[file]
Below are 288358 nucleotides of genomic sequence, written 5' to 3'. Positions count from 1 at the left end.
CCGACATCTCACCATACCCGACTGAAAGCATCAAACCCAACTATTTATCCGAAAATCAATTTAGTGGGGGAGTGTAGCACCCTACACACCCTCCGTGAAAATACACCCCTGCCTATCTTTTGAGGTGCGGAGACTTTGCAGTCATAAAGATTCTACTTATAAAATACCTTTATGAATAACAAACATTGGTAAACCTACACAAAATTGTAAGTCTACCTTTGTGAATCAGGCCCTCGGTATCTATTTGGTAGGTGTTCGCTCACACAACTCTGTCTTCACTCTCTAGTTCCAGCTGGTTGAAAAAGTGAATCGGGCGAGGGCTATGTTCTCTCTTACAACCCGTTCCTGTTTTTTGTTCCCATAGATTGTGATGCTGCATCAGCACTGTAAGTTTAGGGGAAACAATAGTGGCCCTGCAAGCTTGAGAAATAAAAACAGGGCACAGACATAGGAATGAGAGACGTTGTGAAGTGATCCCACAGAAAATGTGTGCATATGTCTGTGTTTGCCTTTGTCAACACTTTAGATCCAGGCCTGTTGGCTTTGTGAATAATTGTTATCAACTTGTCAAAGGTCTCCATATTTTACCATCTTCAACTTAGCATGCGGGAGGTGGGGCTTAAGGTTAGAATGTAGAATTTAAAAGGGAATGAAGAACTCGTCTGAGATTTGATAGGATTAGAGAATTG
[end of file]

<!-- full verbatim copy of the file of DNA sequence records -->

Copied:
Below are 288358 nucleotides of genomic sequence, written 5' to 3'. Positions count from 1 at the left end.
CCGACATCTCACCATACCCGACTGAAAGCATCAAACCCAACTATTTATCCGAAAATCAATTTAGTGGGGGAGTGTAGCACCCTACACACCCTCCGTGAAAATACACCCCTGCCTATCTTTTGAGGTGCGGAGACTTTGCAGTCATAAAGATTCTACTTATAAAATACCTTTATGAATAACAAACATTGGTAAACCTACACAAAATTGTAAGTCTACCTTTGTGAATCAGGCCCTCGGTATCTATTTGGTAGGTGTTCGCTCACACAACTCTGTCTTCACTCTCTAGTTCCAGCTGGTTGAAAAAGTGAATCGGGCGAGGGCTATGTTCTCTCTTACAACCCGTTCCTGTTTTTTGTTCCCATAGATTGTGATGCTGCATCAGCACTGTAAGTTTAGGGGAAACAATAGTGGCCCTGCAAGCTTGAGAAATAAAAACAGGGCACAGACATAGGAATGAGAGACGTTGTGAAGTGATCCCACAGAAAATGTGTGCATATGTCTGTGTTTGCCTTTGTCAACACTTTAGATCCAGGCCTGTTGGCTTTGTGAATAATTGTTATCAACTTGTCAAAGGTCTCCATATTTTACCATCTTCAACTTAGCATGCGGGAGGTGGGGCTTAAGGTTAGAATGTAGAATTTAAAAGGGAATGAAGAACTCGTCTGAGATTTGATAGGATTAGAGAATTG